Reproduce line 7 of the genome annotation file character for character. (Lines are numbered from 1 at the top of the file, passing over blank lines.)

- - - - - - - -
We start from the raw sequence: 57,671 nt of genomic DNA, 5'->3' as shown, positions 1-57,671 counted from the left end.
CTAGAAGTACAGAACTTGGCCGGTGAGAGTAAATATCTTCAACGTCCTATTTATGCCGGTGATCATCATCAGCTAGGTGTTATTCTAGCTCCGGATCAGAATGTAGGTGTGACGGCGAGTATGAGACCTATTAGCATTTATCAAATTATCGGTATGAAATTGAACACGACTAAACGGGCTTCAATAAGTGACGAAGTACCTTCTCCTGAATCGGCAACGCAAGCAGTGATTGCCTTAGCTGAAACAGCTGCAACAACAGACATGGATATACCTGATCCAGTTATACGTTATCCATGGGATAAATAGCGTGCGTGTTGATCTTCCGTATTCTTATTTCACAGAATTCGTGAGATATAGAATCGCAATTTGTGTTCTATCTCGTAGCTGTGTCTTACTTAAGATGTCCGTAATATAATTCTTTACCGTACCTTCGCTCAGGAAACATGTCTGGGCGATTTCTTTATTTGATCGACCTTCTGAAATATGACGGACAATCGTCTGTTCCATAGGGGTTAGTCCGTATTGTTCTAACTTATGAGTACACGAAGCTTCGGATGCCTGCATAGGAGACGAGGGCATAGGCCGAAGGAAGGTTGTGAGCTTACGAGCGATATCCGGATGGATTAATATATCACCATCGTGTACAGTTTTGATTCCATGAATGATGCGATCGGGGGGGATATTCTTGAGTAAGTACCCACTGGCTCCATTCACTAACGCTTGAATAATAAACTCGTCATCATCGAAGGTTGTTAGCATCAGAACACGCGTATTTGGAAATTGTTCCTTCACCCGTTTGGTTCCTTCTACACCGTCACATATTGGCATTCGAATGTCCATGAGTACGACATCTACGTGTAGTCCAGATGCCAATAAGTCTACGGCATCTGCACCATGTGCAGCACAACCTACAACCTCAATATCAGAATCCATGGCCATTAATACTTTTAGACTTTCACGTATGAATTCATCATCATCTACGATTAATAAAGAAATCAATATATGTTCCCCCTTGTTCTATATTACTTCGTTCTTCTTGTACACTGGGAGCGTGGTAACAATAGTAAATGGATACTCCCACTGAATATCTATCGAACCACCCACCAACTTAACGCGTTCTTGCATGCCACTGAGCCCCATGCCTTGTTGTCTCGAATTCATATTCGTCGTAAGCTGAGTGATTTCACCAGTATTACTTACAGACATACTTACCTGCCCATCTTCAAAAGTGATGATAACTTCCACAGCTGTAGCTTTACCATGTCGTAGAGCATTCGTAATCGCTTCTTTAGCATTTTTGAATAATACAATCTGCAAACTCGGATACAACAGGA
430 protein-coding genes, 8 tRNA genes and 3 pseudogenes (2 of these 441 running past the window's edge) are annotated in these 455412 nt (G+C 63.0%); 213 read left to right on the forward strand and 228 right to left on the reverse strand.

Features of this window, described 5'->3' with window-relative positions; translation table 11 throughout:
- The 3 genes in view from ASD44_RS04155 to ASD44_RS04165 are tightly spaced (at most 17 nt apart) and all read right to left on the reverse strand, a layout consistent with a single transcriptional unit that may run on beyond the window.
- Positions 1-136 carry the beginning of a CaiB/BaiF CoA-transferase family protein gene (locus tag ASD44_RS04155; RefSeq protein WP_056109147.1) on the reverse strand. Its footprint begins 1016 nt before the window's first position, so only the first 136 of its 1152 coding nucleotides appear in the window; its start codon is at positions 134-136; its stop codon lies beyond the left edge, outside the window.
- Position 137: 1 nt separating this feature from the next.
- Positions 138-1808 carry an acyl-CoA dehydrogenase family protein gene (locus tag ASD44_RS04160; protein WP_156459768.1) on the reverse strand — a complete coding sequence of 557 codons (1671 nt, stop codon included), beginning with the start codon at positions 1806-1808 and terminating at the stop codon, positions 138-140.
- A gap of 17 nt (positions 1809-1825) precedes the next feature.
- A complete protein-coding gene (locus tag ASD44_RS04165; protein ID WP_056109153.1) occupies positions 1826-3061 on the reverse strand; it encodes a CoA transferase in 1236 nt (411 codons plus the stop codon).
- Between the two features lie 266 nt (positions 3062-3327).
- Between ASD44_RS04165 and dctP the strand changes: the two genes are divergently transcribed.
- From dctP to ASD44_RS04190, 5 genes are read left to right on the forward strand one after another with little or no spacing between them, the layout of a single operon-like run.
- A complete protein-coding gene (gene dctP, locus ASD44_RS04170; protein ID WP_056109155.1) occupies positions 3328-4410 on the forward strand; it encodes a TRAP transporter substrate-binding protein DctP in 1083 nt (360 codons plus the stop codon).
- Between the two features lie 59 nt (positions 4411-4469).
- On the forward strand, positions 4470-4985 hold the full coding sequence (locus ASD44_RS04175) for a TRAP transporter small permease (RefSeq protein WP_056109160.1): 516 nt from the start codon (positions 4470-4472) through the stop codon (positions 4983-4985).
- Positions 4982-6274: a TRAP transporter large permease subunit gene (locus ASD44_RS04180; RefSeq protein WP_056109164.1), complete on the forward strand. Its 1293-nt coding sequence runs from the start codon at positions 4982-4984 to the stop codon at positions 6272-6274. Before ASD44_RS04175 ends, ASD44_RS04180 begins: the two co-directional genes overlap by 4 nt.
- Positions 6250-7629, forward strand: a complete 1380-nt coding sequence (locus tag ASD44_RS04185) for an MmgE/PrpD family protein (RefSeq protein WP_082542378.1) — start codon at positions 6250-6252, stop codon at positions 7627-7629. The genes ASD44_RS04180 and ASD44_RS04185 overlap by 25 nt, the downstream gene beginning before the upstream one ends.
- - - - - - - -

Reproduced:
- Position 137: 1 nt separating this feature from the next.